It is those moments which are frustrating because, unfortunately, Anna a terrible game. Its ambitions as an art piece transcends its ability to showcase its story. The puzzles are the main problem that breaks the immersion. They do not really make any sense, nor do they follow any internal logic in the game world, the real world, or any metaphorical world to where I have traveled (without the use of powerful hallucinogens!). For example, I solved the first puzzle of the game, by accident, and entered the sawmill itself, again by accident, not even realizing that the door was open because what I had done did not seem to make much sense. Unfortunately, subsequent puzzles get worse. It is not a question of difficulty: these are not the classic obtuse puzzles which require incisive and dogmatic logic; rather, they simply seem to require random actions or items.
Even worse, if you miss examining an item in the proper order, you will not trigger events which will allow you to play to the final ending. (There are 3 endings to the game, but only 1 ending involves a full completion of the game's trials and puzzles.) With adventure games, I often prefer to start each play session at the beginning so I can immerse myself completely, but that means I am not going to examine every item in the game again. With Anna, however, I nearly gave up, confused as to why despite solving every puzzle correctly I was getting ushered out of the sawmill early. Such poorly designed gameplay pulls you out, because unless you have near infinite patience to try a near infinite amount of whimsical actions, you are more likely to just give up first in frustration.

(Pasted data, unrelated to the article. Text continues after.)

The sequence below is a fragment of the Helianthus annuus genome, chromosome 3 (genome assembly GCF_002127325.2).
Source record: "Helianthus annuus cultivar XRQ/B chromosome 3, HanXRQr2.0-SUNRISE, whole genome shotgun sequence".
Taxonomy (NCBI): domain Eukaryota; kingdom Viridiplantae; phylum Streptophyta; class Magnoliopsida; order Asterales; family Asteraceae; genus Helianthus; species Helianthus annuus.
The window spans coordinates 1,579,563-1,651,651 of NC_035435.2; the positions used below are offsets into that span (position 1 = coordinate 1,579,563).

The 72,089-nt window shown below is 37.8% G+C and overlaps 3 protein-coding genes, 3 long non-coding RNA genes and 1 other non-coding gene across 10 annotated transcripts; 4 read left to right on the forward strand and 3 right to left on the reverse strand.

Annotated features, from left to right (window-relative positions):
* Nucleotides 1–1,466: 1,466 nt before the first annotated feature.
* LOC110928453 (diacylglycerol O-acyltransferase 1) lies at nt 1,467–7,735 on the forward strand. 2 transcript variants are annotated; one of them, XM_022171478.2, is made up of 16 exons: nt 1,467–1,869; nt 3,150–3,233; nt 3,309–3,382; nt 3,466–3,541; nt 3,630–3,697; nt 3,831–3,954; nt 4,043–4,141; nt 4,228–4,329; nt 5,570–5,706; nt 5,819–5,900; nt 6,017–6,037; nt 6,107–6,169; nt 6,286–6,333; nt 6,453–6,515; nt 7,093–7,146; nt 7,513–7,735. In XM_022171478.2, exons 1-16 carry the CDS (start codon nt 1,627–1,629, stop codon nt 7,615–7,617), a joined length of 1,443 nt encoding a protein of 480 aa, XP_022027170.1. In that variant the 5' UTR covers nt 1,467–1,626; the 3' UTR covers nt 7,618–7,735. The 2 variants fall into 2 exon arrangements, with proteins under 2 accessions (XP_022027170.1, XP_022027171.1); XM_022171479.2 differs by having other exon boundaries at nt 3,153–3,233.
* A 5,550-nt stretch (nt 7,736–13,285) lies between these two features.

Also, even if you succeed, you are not going to ever unravel the game's story or its mystery. While the longest (and "final"?) ending will give you quite a few clues to what has happened, so many other questions are raised throughout your quest (such as "What do those paintings mean?" and "Who, really, is Anna?") that there will never be closure. By the end of the game, I was not too concerned, in part because the poor gameplay had made me give up on thinking that the developer might actually have a true thesis that it was trying to present. If it is the intent of the developer to want me to get the whole story and to be able to identify the characters in this surreal world, then I can confidently say it has failed. On the other hand, if it is the intent of the developer to only want to give me a good scare, then I say it has succeeded.
Offering a final verdict on Anna is hard. On the positive side, the game delivers an adult experience that attempts to provide a deep, emotional experience. On the negative side, it is a flawed experience as a game that is both frustrating and disappointing. That being said, I am interested in seeing more work from Dreampainter—and soon; my dreams can always use new material.